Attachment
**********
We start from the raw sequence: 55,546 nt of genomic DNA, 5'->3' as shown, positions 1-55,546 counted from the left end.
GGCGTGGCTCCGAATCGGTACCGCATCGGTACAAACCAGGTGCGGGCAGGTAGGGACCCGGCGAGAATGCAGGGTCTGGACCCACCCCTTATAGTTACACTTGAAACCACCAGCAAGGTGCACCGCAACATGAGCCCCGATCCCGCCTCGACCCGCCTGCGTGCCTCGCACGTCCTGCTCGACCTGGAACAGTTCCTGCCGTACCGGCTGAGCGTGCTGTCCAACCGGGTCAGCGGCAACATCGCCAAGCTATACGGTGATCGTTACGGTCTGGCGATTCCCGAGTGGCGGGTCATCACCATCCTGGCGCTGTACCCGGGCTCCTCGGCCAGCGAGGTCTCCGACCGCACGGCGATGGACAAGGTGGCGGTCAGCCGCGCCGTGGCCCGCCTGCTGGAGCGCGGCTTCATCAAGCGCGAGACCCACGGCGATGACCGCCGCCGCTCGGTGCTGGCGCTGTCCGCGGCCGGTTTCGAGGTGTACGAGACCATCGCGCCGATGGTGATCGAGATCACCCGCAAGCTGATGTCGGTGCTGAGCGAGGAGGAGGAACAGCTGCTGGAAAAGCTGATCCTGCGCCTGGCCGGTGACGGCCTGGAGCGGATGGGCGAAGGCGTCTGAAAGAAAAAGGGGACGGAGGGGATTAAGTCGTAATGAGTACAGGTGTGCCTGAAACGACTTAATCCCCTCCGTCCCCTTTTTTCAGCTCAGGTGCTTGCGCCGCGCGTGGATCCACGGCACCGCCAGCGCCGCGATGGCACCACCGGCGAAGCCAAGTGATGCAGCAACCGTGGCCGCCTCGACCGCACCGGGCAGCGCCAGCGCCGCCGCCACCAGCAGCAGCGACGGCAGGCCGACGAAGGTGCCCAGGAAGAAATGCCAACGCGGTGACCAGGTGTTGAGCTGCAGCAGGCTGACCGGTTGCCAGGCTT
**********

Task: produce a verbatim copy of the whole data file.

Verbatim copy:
We start from the raw sequence: 55,546 nt of genomic DNA, 5'->3' as shown, positions 1-55,546 counted from the left end.
GGCGTGGCTCCGAATCGGTACCGCATCGGTACAAACCAGGTGCGGGCAGGTAGGGACCCGGCGAGAATGCAGGGTCTGGACCCACCCCTTATAGTTACACTTGAAACCACCAGCAAGGTGCACCGCAACATGAGCCCCGATCCCGCCTCGACCCGCCTGCGTGCCTCGCACGTCCTGCTCGACCTGGAACAGTTCCTGCCGTACCGGCTGAGCGTGCTGTCCAACCGGGTCAGCGGCAACATCGCCAAGCTATACGGTGATCGTTACGGTCTGGCGATTCCCGAGTGGCGGGTCATCACCATCCTGGCGCTGTACCCGGGCTCCTCGGCCAGCGAGGTCTCCGACCGCACGGCGATGGACAAGGTGGCGGTCAGCCGCGCCGTGGCCCGCCTGCTGGAGCGCGGCTTCATCAAGCGCGAGACCCACGGCGATGACCGCCGCCGCTCGGTGCTGGCGCTGTCCGCGGCCGGTTTCGAGGTGTACGAGACCATCGCGCCGATGGTGATCGAGATCACCCGCAAGCTGATGTCGGTGCTGAGCGAGGAGGAGGAACAGCTGCTGGAAAAGCTGATCCTGCGCCTGGCCGGTGACGGCCTGGAGCGGATGGGCGAAGGCGTCTGAAAGAAAAAGGGGACGGAGGGGATTAAGTCGTAATGAGTACAGGTGTGCCTGAAACGACTTAATCCCCTCCGTCCCCTTTTTTCAGCTCAGGTGCTTGCGCCGCGCGTGGATCCACGGCACCGCCAGCGCCGCGATGGCACCACCGGCGAAGCCAAGTGATGCAGCAACCGTGGCCGCCTCGACCGCACCGGGCAGCGCCAGCGCCGCCGCCACCAGCAGCAGCGACGGCAGGCCGACGAAGGTGCCCAGGAAGAAATGCCAACGCGGTGACCAGGTGTTGAGCTGCAGCAGGCTGACCGGTTGCCAGGCTT